A beautiful, silvery-blue female.  Once I had her in the net for sure, I dropped to my knees, threw my rod on the bank, clenched my fists and threw them up in the air in excitement.  Yes, I even shouted like a happy little kid.  At that moment in time, the world stopped.  I could have been the first person in a decade to catch a salmon in this tributary, and it felt utterly amazing. 
Stunning color on this beautiful female Atlantic.  She was tagged and transported upstream almost two weeks prior to me catching her. 

I spent most of the day on this tributary, searching for more salmon.  Unfortunately, I didn't find or spook any.  I even disturbed some of the deeper pools on purpose just to see if I could spook any (after I'd fished it already)  The further upstream I got, the more dangerous it was.  Since I was alone, I just couldn't risk going beyond a certain point, and I headed home.  On the walk back to the car, I got a call from my girlfriends father about a 10 lb salmon he'd just landed from the Winooski.  I didn't believe him at first until the picture went through to my phone, and wow.....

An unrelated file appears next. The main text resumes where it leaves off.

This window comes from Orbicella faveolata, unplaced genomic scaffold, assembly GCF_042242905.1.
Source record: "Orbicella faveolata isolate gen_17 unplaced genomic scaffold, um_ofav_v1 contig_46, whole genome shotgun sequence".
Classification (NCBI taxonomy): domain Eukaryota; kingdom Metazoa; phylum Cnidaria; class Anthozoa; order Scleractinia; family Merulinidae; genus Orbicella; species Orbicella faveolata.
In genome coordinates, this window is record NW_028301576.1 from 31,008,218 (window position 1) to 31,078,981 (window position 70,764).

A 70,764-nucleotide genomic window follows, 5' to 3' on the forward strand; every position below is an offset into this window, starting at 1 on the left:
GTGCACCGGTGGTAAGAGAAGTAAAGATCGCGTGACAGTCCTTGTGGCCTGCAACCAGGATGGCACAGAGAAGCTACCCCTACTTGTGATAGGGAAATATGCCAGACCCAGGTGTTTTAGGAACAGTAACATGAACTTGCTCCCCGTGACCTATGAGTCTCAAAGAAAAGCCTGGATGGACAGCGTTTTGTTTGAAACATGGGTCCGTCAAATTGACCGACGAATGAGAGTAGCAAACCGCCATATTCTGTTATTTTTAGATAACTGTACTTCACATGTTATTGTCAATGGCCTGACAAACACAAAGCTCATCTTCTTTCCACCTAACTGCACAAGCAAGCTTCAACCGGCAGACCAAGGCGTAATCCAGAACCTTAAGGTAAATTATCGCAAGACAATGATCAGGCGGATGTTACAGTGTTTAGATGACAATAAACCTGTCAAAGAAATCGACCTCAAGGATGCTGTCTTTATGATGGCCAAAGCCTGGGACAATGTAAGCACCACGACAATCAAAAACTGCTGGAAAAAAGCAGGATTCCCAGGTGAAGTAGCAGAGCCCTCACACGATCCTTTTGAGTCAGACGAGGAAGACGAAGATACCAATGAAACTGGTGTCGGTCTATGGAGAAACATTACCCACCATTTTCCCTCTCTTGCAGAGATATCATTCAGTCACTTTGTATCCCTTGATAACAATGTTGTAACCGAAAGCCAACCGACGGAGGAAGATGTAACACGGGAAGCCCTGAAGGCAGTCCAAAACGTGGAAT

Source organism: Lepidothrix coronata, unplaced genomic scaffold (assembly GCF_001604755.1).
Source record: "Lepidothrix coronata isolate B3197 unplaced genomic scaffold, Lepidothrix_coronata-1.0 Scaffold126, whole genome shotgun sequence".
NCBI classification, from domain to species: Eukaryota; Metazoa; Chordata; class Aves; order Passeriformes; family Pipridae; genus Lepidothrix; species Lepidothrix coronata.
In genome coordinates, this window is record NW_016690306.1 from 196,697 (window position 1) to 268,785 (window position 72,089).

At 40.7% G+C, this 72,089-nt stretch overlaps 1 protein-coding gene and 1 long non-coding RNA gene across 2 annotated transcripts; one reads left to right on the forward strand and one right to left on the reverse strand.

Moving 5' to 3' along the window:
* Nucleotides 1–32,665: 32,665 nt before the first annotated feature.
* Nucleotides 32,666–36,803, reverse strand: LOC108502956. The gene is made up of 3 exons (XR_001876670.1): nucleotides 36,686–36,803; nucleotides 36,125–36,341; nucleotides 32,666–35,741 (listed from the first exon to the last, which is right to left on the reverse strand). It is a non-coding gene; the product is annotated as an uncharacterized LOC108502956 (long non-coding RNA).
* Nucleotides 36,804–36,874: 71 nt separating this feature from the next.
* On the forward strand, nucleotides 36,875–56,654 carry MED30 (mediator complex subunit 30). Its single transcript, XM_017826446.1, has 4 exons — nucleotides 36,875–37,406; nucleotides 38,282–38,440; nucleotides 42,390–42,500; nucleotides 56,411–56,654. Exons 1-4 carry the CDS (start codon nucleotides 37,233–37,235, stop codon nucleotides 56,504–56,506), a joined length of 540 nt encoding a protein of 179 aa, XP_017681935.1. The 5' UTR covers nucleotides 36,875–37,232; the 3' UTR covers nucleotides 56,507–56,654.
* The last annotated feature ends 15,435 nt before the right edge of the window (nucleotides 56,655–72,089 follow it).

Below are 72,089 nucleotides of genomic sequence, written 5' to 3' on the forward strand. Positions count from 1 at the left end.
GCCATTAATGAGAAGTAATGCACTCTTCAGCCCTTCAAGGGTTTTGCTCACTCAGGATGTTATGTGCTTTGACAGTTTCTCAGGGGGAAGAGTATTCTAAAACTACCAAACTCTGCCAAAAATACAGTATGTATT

I got in my car and drove to one of my favorite spots on the river where he'd just landed the fish and started fishing.  It didn't take long to hookup, and this time it was a male that contrasted the bright silvery female I'd landed earlier in the day.

Often mistaken for brown trout, the male salmon get a kype, followed by a darker, butter-like color and even orange spots like brown trout. 
A few ways to tell apart spawning salmon from brown trout are the tails, the teeth and the mouth.  The tails on salmon are slightly forked, but not always.  Browns almost always have a square tail.  The caudal peduncle (where you'd grab a fish right near its tail) is generally thinner in a salmon than a brown.  The end of the jaw is usually in line with the back of the eye on a salmon, whereas on a brown trout, the end of the jaw(maxillary) goes beyond the back of the eye.  Hence why big male browns have huge mouths.  The final the most definitive thing to look at is the teeth on the roof of the fishes mouth.  A salmon has a single line of "vomerine" teeth on the roof of its mouth, where a brown has a zig-zag pattern instead of a straight line.

Upon landing this fish, I didn't have much time before having to head home.  It was Halloween, after all.  I couldn't have asked for a better week off, and I loved every second of it.  I may even have to take two weeks off next year! I love October!

Steady action

Finally, the Winooski was back at a fishable temp!  It was early September, the days were still long, the sun high, and the fish...well....aggressive!